Eric Fish on his latest book China's Millenials

The author on how China's millennial generation changes their stereotypes

In his new book Chinese Millenials: The Want Generation, author Eric Fish draws on eight years of experience teaching and writing in Mainland China. He tells Time Out how the country’s oft misunderstood millennial generation are challenging the status quo.

China is keen on labelling its youth by the decade in which they were born, post-’80s, post-’90s generation etc. Is there really that much difference between them?

I’d say so. The generation labels have actually become even narrower in some media circles (i.e. post- ’85s, post-’90s, post- ’95s). Just compare the circumstances they grew up in. Per capita GDP nearly tripled between 1990 and 2000. Internet penetration went from less than 2 percent of the population in 2000 to 34 percent in 2010 to almost 50 percent today. Just within these ten-year spans, people’s lifestyles and access to information changed pretty radically.

How do Chinese millennials differ from those in the West?

The big difference I’d say is in the depth and breadth of the challenges they’re facing. Millennials in the West are facing big problems like wealth inequality, devaluing college degrees, unemployment, highhousing costs, lack of direction, etc. Chinese millennials have the same issues, only they’re much more serious and widespread. At the same time, China’s millennials have very unique social issues to confront, like the gender imbalance, hukou residency system, and gaokao college entrance exam. Politically, China’s millennials overall still seem to be much more disengaged than their Western counterparts, but that appears to be changing rather quickly.

You’ve said that China’s political situation has regressed during the time you’ve been here. Why do you think that is?

I think part of it is precisely because young people appear to be taking a greater interest in social, environmental, and political issues. During the last few years of Hu Jintao’s presidency, you had all these environmental street protests, online campaigns, social activism, and, most notably I thought, the Southern Weekend protests in January 2013. This certainly highlighted the trend toward a more vocal and demanding population, largely led by less-andless inhibited youth.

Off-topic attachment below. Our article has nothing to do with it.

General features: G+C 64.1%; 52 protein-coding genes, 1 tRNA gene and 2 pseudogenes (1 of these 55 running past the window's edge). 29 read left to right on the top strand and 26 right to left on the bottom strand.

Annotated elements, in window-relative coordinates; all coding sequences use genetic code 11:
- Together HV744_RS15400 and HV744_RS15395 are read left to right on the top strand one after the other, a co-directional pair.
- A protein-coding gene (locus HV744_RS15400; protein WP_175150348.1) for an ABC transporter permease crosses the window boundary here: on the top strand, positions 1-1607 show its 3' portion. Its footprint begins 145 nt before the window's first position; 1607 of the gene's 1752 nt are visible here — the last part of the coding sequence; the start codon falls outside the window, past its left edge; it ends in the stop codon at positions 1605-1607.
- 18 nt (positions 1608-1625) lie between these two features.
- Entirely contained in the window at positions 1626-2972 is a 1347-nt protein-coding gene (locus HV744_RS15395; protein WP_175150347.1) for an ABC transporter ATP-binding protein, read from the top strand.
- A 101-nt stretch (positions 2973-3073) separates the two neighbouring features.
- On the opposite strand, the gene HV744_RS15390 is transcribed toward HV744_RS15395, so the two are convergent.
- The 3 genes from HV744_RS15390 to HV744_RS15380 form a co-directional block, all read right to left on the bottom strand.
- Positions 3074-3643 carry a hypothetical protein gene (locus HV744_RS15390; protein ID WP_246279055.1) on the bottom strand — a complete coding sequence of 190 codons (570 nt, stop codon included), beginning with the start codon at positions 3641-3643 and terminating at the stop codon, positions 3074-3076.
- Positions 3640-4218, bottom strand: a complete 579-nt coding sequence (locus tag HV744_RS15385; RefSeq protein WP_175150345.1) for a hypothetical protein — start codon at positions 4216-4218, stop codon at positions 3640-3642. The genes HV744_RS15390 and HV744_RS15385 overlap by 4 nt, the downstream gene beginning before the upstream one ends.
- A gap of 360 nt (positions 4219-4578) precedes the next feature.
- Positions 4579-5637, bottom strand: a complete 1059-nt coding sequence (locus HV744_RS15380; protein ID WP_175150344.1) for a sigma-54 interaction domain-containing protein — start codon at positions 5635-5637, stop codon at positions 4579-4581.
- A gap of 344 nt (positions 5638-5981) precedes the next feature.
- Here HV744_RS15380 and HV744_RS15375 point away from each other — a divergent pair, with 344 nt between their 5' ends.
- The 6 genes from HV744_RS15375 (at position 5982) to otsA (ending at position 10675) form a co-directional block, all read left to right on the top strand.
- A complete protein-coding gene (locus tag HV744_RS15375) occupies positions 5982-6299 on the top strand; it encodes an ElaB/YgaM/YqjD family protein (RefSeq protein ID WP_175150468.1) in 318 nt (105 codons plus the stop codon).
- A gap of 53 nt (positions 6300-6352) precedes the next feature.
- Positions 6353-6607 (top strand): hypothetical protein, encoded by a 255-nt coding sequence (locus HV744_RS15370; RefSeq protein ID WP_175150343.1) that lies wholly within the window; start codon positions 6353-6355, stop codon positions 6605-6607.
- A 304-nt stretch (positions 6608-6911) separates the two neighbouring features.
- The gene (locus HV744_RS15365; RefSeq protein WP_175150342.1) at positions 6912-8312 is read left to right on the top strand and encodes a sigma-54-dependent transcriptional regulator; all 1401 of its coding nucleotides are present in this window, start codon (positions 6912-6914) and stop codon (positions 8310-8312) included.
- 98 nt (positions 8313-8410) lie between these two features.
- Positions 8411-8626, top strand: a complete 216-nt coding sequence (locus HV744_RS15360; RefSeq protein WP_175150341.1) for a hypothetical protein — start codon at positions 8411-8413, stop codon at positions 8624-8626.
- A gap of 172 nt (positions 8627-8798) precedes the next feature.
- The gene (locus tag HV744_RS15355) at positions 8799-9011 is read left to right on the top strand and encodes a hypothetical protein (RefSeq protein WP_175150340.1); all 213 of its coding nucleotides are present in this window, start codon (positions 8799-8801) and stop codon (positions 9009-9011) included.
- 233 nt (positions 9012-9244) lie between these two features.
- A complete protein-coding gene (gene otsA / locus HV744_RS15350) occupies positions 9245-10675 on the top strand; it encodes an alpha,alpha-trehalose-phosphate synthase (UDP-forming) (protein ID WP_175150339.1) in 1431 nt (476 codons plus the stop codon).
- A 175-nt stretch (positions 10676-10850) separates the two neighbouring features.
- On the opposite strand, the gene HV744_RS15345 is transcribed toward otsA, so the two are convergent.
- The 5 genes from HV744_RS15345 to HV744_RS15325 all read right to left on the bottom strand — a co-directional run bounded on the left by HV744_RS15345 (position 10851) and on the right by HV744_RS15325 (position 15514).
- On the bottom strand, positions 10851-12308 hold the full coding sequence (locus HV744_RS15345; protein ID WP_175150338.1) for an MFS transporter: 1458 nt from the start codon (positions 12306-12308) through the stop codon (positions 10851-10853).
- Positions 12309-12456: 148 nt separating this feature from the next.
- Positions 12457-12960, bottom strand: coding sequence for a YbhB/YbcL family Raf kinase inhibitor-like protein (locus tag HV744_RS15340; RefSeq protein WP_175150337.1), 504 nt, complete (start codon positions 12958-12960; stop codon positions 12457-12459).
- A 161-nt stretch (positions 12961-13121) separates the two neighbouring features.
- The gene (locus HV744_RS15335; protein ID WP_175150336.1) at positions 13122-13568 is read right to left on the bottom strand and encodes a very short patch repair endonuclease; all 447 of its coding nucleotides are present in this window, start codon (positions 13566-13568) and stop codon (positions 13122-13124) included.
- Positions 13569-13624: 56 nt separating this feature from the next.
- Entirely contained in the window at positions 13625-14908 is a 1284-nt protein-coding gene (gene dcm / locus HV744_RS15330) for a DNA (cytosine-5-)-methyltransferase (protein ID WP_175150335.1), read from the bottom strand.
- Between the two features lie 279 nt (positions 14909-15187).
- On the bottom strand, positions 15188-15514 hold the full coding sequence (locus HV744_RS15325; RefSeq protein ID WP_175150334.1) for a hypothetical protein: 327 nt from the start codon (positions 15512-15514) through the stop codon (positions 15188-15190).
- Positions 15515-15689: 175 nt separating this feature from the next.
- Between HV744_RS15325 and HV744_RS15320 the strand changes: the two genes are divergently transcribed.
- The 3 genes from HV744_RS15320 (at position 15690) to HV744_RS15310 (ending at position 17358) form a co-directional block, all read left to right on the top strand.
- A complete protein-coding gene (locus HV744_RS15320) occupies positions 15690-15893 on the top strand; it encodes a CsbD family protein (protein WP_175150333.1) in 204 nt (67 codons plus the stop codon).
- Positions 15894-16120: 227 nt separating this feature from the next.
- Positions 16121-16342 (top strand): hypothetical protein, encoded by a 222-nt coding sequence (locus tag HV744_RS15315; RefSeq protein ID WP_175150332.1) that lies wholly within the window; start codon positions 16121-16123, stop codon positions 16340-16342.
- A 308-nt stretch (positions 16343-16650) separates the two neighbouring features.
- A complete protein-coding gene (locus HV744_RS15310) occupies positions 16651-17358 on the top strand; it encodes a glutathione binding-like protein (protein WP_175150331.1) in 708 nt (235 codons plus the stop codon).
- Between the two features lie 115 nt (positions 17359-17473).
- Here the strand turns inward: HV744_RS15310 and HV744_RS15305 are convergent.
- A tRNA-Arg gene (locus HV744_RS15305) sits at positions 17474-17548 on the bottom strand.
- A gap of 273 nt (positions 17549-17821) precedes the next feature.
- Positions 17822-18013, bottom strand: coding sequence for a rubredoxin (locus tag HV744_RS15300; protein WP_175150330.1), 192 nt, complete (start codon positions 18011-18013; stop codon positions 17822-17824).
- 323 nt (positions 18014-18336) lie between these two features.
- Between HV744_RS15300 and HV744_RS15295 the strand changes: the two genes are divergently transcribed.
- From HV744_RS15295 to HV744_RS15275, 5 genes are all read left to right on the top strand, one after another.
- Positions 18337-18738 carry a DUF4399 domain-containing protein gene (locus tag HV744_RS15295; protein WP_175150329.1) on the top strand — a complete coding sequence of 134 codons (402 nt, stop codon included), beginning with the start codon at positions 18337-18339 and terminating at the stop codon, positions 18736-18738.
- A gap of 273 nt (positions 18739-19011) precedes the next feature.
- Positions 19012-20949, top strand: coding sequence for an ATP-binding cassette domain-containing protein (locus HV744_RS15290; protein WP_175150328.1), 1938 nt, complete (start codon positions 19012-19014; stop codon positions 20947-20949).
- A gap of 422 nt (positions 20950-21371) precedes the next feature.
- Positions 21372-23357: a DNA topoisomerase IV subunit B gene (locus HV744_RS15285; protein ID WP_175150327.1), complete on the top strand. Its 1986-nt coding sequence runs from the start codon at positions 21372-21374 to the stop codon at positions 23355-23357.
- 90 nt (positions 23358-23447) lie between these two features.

How big a following do activist icons like Li Maizi have in China?

Li Maizi and the ‘Feminist Five’ seemed to have had a significant and growing following, albeit still relatively small. But by arresting them, authorities pretty efficiently highlighted the need for such activists and prompted scores to rally around their cause. So I think in this regard, activists are shifting from being seen as weirdos to being admired.

If readers should take away one thought from the book, what should that be?

Contrary to the stereotypes of a spoiled ‘little emperor’ generation, there are a lot of things young Chinese are really struggling with today, and many of these things are poised to become worse in the years ahead. Young Chinese have very diverse and high expectations, and are becoming much more willing to speak up, assert their interests, and challenge the status quo. In the coming years, this combination could become very interesting.

China's Millenials is available now from from 173RMB.